At this year’s Ruhlman Conference, the first held in person since 2019, Deana-Rae Weatherly ’22 gave a presentation titled “Icon of a Nation: Black Womanhood in Jamaican Visual Culture,” based on her art history thesis. Weatherly, a Mellon Mays Fellow and the recipient of the Plogsterth Prize in Art History, is headed to the University of Texas, Austin, this fall to pursue a Ph.D. in Africana studies. Wellesley spoke with Weatherly after her Ruhlman presentation about her journey as a scholar so far. This interview has been edited for length and clarity.
What is your thesis elevator pitch?
My thesis focuses on the role of Black female iconography in the formation of Jamaica’s national identity. I analyzed two major icons for Black women in Jamaica: national hero Queen Nanny of the Maroons, the military leader who was instrumental in Afro-Indigenous resistance against imperial forces in Jamaica in the 17th and 18th centuries, and the first dancehall queen, Carlene, who served as the face of dancehall as it developed into a worldwide phenomenon. [I studied them] to understand how Jamaica transitioned from a British colony to a free society. Along the way, political leaders reinstated a brand of neocolonialism, and when Black women came to have the agency to define their own identities, they pushed back against this neocolonialism and created a more equitable society.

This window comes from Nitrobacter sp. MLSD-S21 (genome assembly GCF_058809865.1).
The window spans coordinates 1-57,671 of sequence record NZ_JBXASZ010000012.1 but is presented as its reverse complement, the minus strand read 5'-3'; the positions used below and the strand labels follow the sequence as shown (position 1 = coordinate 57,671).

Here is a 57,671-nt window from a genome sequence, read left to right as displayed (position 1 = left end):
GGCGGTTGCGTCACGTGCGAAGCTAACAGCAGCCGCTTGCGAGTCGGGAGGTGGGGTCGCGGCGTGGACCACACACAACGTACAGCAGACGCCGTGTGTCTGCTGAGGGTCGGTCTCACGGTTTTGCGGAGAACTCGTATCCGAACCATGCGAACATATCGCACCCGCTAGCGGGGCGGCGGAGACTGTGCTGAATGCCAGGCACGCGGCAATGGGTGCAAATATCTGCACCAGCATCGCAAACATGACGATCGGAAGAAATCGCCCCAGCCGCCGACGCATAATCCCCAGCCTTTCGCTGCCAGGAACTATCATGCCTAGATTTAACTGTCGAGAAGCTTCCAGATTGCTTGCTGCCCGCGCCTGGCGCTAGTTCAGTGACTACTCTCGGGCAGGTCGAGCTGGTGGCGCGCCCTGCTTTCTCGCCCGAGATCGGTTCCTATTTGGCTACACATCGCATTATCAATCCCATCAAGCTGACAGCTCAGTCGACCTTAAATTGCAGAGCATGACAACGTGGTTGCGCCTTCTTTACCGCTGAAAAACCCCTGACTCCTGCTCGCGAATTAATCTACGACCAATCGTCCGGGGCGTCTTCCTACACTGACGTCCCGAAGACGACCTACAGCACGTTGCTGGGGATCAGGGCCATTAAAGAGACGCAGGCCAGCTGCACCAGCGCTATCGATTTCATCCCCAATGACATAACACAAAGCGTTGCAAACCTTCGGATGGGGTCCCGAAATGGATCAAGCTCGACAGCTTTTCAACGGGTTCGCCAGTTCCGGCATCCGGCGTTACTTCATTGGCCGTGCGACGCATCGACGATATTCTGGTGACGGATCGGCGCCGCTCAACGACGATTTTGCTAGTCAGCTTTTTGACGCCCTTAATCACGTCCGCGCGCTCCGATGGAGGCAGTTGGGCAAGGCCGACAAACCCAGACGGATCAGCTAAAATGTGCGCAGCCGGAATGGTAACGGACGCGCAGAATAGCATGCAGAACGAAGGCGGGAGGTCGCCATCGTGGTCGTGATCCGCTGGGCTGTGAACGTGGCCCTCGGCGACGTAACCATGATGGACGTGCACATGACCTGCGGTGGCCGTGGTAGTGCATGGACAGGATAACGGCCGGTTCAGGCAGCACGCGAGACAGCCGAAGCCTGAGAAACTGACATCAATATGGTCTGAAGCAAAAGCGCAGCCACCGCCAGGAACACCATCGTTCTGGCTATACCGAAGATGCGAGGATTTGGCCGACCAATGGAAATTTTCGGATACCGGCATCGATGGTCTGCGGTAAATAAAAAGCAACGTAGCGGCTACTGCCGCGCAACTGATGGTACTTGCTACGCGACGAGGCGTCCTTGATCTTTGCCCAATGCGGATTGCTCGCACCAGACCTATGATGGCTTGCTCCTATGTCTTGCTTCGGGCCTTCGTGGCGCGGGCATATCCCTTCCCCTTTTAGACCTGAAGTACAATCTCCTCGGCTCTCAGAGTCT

At Ruhlman, you said there is not much scholarship on this topic yet. Could you elaborate?
Dancehall music was something that was part of my life growing up [with family members who were born in Jamaica]. So to be able to research this, it was like going back to the cultural formation of my own childhood. Having the essence of novelty and always wanting to look different—in my outfits, but also different from everybody else—is something [from dancehall] that really, really inspired me. Doing this research, I felt really fulfilled, even though it was really difficult. Being able to write this thesis as [scholarship] that’s new and that’s exciting … If somebody else wants to write about this in the future, and my name is attached to it as being the first person [to study this], that’s crazy.